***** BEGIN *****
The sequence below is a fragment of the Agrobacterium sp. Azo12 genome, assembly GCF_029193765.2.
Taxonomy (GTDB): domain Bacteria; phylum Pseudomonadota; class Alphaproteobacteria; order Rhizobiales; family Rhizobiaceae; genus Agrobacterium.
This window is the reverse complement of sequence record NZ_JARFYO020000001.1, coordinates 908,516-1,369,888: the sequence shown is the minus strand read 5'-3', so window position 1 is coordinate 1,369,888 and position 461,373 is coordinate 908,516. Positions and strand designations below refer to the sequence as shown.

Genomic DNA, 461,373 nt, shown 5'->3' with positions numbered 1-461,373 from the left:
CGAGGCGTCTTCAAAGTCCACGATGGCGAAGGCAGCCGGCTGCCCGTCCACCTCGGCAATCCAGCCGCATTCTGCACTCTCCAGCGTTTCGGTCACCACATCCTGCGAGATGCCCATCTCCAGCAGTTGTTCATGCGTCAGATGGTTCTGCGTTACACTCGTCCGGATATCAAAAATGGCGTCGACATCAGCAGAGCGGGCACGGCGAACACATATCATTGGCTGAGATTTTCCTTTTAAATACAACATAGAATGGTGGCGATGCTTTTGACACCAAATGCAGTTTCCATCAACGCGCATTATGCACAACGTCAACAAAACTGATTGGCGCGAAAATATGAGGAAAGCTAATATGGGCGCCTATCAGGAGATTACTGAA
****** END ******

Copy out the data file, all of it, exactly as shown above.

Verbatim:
The sequence below is a fragment of the Agrobacterium sp. Azo12 genome, assembly GCF_029193765.2.
Taxonomy (GTDB): domain Bacteria; phylum Pseudomonadota; class Alphaproteobacteria; order Rhizobiales; family Rhizobiaceae; genus Agrobacterium.
This window is the reverse complement of sequence record NZ_JARFYO020000001.1, coordinates 908,516-1,369,888: the sequence shown is the minus strand read 5'-3', so window position 1 is coordinate 1,369,888 and position 461,373 is coordinate 908,516. Positions and strand designations below refer to the sequence as shown.

Genomic DNA, 461,373 nt, shown 5'->3' with positions numbered 1-461,373 from the left:
CGAGGCGTCTTCAAAGTCCACGATGGCGAAGGCAGCCGGCTGCCCGTCCACCTCGGCAATCCAGCCGCATTCTGCACTCTCCAGCGTTTCGGTCACCACATCCTGCGAGATGCCCATCTCCAGCAGTTGTTCATGCGTCAGATGGTTCTGCGTTACACTCGTCCGGATATCAAAAATGGCGTCGACATCAGCAGAGCGGGCACGGCGAACACATATCATTGGCTGAGATTTTCCTTTTAAATACAACATAGAATGGTGGCGATGCTTTTGACACCAAATGCAGTTTCCATCAACGCGCATTATGCACAACGTCAACAAAACTGATTGGCGCGAAAATATGAGGAAAGCTAATATGGGCGCCTATCAGGAGATTACTGAA